Legal Blog

Mitigating Your Risks of Cyberattack and Data Breach: Part 2 – Legal Perspectives of Creating a Data Breach and Response Plan

Click here to read Part 1

A four-step data breach and response plan can be viewed here.   Lawyers are, or should be involved in all four steps of this process, obviously being most involved in defining and implementing the legal requirements which permeate all these stages.  Let’s look at an example of the value-add of your lawyer’s early involvement in this process.

So, say you decide to create a data breach and response plan and have accomplished the first step in defining the systems and data you hold.  You now turn to your staff and ask: “what do we do?”

If a lawyer is involved, he or she will likely address the question in two ways: the attorney will assure that your privacy and related policies are suitable given the systems and data you maintain, and also will analyze the legal requirements that may exist with respect to the need for security and the legal requirements which will arise if there is a data breach.  This information is crucial to the first, third, and fourth steps described above.  Without this information, you may find that you are creating legal risks even before a data breach, and you are multiplying the risks many-fold after a breach.

For example, a good privacy policy is critical.  The European Union’s General Data Protection Regulation (GDPR) was activated last month.  If you do business with Europeans who access your website, you may need to comply.  That means that your privacy policies need to comply and you may be at legal risk even without a data breach if you haven’t undertaken compliance.

What if a data breach occurs?  The lawyer will determine if your privacy policy or terms of service on your website promise things such as how data is protected and what will occur if there is a breach.  If you don’t do what you promise, you may be sued by your customers or face an enforcement action by the Federal Trade Commission, or other regulatory activity.  The lawyer will determine if your policies should be reconsidered in light of this risk.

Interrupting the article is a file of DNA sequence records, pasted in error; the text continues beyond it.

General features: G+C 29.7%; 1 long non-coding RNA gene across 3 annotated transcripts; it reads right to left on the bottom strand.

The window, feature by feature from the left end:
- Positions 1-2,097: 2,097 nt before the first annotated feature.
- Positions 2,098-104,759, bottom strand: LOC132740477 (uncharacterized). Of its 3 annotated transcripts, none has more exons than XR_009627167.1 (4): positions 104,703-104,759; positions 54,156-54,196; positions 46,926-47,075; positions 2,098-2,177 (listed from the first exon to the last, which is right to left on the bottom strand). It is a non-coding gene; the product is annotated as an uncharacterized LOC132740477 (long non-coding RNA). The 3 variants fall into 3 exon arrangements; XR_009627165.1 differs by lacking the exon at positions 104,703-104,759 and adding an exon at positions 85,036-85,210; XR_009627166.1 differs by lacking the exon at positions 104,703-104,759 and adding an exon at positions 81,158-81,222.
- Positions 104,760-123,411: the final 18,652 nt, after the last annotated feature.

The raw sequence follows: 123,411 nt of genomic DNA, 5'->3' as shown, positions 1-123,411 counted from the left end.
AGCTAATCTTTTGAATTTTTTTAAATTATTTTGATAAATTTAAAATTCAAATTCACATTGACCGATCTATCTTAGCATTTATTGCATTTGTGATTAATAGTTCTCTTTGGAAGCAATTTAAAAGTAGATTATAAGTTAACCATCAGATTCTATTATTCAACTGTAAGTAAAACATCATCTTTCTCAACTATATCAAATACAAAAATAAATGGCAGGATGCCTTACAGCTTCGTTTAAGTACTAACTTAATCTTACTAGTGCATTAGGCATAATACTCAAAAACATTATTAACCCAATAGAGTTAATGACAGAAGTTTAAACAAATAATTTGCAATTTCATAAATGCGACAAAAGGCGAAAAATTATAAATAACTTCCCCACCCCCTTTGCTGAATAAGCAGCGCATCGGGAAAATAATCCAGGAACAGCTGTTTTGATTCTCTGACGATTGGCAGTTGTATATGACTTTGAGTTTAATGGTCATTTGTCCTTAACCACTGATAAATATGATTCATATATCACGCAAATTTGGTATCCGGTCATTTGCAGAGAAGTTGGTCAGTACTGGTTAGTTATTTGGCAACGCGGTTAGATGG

And, what does the law require even apart from your policies?  A lot.  Most states, for example, have a set of procedures in place which governs whom you need to notify, when you need to send notices, and how to send the notices.  The Maryland data breach notification statute is codified at Md. Code, Com. Law §§ 14-3501 et seq. That statute defines PII, provides for notice to affected parties and the Attorney General, may require notice to credit reporting agencies in certain circumstances, and describes when and how notice is to be given.  All this information should be keyed into your data breach and response plan, so you are not starting too late to comply with the law.

Be prepared is not just the Scout motto or a song from Lion King.  It is a requirement in the world of cyber security.


Questions about cyber security?
Please contact Edward Tolchin at



Edward Tolchin is a Principal and Chair in the firm’s Government Contracting practice group. Mr. Tolchin’s practice is focused on government contracting, business litigation, and technology matters. In the technology arena, Mr. Tolchin has assisted in disputes, licensing, and business development matters for clients ranging from startups to Fortune 500 companies. Mr. Tolchin’s interest in and knowledge of technology issues also has enabled him to assist clients involved in security and privacy disputes and business issues in the cyber arena. Mr. Tolchin has an active blockchain practice and has written and spoken regarding the legal perspectives of blockchain enterprise development and cryptocurrencies.





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